Vogel Wakefield blog

Vogel Wakefield blog

March
21
2015

Apple Watch: how the quantification of life assists managerialism

Apple Watch blackSimon Western has ruined my eager anticipation of the Apple Watch (launching late next month, pre-orders from 10th April). In a profound and reflective piece, he discusses how the Watch (as opposed to the humble watch) represents the latest and most decisive step towards the creation of a neurotic age.

Key to this argument is the insight that technology is not simply an appendage to human life but changes what it is to be human. As Simon Western says, we are so affectively attached to the brands and products of the technology companies that they become a part of our emotional, physical and cognitive being. Apple is foremost in facilitating this attachment – with its celebrated competence in combining the disciplines of arts, humanities, science and technology in the service of the development of products to die for. But it is far from alone, as exemplified by the signal obssessions of our day: monitoring of Facebook, Twitter, Instagram or email; the pre-eminence of collecting selfies above experiencing life; or the quantifying of one’s lifestyle.

Read the rest of this entry »

April
29
2014

Different kinds of truth in health care

University Hospital of Wales, Cardiff

 

The unharmonious sound of an establishment closing ranks could be heard last week when an NHS hospital attempted to discredit the account by the MP, Anne Clwyd, of the death of her husband while in its care. While conceding that Ms Clwyd’s husband, Owen Roberts, died of hospital-acquired pneumonia, the University Hospital of Wales said it had no evidence to support Ms Clwyd’s assertion that Mr Roberts had died “like a battery hen.”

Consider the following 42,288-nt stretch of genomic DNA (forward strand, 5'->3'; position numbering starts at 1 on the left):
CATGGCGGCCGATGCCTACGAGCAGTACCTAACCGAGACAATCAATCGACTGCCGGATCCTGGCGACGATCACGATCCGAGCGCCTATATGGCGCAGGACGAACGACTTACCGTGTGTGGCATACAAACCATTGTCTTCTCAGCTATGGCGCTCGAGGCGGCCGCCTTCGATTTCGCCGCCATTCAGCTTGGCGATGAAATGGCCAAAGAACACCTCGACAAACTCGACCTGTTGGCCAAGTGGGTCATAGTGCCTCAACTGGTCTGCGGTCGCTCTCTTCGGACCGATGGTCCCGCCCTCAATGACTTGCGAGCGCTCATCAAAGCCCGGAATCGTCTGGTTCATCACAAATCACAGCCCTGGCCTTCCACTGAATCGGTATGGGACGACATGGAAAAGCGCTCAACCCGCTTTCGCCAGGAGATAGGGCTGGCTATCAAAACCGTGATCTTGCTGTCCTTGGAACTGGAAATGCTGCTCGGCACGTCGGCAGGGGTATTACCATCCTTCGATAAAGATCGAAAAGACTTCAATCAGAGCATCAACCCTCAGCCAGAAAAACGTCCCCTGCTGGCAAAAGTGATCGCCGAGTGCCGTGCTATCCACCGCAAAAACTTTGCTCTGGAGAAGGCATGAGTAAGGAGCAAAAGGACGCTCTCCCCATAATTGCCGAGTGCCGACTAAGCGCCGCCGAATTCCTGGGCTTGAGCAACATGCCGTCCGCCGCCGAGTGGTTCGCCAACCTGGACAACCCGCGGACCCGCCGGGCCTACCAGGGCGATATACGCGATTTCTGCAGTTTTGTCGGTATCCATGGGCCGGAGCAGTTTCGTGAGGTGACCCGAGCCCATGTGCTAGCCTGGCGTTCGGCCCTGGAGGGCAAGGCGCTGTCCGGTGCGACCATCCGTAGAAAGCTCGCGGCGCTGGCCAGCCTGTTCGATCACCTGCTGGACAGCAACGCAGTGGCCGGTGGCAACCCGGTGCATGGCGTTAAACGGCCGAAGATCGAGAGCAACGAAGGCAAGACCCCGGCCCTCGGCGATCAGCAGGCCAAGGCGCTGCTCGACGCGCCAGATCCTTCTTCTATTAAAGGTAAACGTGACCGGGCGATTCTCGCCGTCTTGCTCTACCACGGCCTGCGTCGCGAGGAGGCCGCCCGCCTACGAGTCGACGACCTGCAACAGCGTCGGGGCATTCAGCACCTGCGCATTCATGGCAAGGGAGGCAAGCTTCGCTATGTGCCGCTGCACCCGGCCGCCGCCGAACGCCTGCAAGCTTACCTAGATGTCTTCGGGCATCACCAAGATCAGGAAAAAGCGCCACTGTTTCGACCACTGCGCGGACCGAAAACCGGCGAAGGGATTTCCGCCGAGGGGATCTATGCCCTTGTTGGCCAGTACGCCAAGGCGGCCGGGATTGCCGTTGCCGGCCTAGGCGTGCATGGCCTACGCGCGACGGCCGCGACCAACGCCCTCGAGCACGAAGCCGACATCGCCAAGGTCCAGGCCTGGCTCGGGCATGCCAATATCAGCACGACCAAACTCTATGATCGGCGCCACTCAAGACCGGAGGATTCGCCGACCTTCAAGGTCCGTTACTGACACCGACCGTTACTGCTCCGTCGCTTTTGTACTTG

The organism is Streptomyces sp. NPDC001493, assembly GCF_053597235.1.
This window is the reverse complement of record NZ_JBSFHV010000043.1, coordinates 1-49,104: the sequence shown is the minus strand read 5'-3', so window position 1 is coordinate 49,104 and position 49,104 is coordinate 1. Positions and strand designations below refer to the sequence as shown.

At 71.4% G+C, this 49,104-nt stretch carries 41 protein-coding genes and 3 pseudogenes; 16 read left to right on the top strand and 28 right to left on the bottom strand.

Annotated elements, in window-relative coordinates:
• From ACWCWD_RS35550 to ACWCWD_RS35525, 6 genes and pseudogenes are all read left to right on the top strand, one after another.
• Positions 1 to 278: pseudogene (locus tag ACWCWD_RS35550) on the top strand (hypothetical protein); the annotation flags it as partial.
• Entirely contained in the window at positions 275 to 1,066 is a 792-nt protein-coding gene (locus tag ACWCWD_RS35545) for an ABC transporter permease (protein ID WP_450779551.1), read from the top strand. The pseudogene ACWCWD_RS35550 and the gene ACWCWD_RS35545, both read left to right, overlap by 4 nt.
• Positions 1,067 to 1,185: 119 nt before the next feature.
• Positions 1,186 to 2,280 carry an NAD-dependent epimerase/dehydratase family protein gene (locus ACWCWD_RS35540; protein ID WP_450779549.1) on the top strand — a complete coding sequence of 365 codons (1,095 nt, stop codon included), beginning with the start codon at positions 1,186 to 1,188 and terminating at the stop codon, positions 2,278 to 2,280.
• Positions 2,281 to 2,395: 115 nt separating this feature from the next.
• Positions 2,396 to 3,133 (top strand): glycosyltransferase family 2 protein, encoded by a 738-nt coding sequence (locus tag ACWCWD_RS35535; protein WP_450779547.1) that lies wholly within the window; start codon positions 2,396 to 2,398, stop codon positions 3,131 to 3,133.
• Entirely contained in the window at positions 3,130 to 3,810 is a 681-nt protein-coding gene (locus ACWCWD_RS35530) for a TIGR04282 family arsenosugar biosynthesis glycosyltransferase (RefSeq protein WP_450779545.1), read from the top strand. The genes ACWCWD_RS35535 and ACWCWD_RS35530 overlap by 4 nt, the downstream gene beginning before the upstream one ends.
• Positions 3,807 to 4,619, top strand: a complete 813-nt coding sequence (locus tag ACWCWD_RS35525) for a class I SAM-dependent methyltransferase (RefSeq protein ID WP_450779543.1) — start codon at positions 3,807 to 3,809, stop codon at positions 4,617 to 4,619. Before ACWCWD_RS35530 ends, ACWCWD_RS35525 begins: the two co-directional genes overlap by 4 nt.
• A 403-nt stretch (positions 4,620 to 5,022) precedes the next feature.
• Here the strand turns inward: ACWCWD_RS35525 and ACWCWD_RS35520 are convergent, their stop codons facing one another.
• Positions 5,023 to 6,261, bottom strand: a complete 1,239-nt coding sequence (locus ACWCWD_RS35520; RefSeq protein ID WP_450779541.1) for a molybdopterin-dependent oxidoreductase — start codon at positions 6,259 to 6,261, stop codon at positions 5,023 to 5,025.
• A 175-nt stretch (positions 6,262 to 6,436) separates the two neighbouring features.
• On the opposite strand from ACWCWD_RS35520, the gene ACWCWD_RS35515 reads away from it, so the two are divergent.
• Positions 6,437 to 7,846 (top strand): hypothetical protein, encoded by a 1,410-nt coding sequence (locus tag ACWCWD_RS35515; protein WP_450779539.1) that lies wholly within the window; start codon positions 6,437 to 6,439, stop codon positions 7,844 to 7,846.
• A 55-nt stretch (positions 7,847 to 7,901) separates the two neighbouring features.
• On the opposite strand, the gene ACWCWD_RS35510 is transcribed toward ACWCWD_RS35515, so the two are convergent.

Cardiff and Vale University Health Board released a summary of an independent inquiry into Ms Clwyd’s allegations but declined to release the full report. So it’s impossible to assess what evidence it evaluated before reaching a view that Mr Roberts didn’t die like a battery hen.

Read the rest of this entry »

July
05
2012

Dysfunctional banking cultures: what they need is servant leadership

How do you set right a corporate culture beset with “systematic dishonesty” – as Barclays has been described by its former chief executive, Martin Taylor?

The scandal at Barclays over its rigging of financial markets seems to represent a turning point which will require all banks to take a long, deep look at how the ways in which they operate may contradict the public interest. Were we not already in the worst financial crisis in living memory, the computer failure at RBS – which has prevented customers accessing their money and is still ongoing at Ulster Bank – would count as a monumental banking failure in its own right, evidence itself of the incompetence, negligence and greed that over many years has overwhelmed an ethos of stewardship at the major banks. On top of that, came news last week that the big four banks had committed serious failings in their mis-selling of interest rate hedges to small and medium-sized businesses

Small wonder that the Governor of the Bank of England has described the banks as “shoddy” and “deceitful”. Or that the Director-General of the Institute of Directors has said the banks “should feel deep shame for the damage they have done”.

Read the rest of this entry »

Nav menu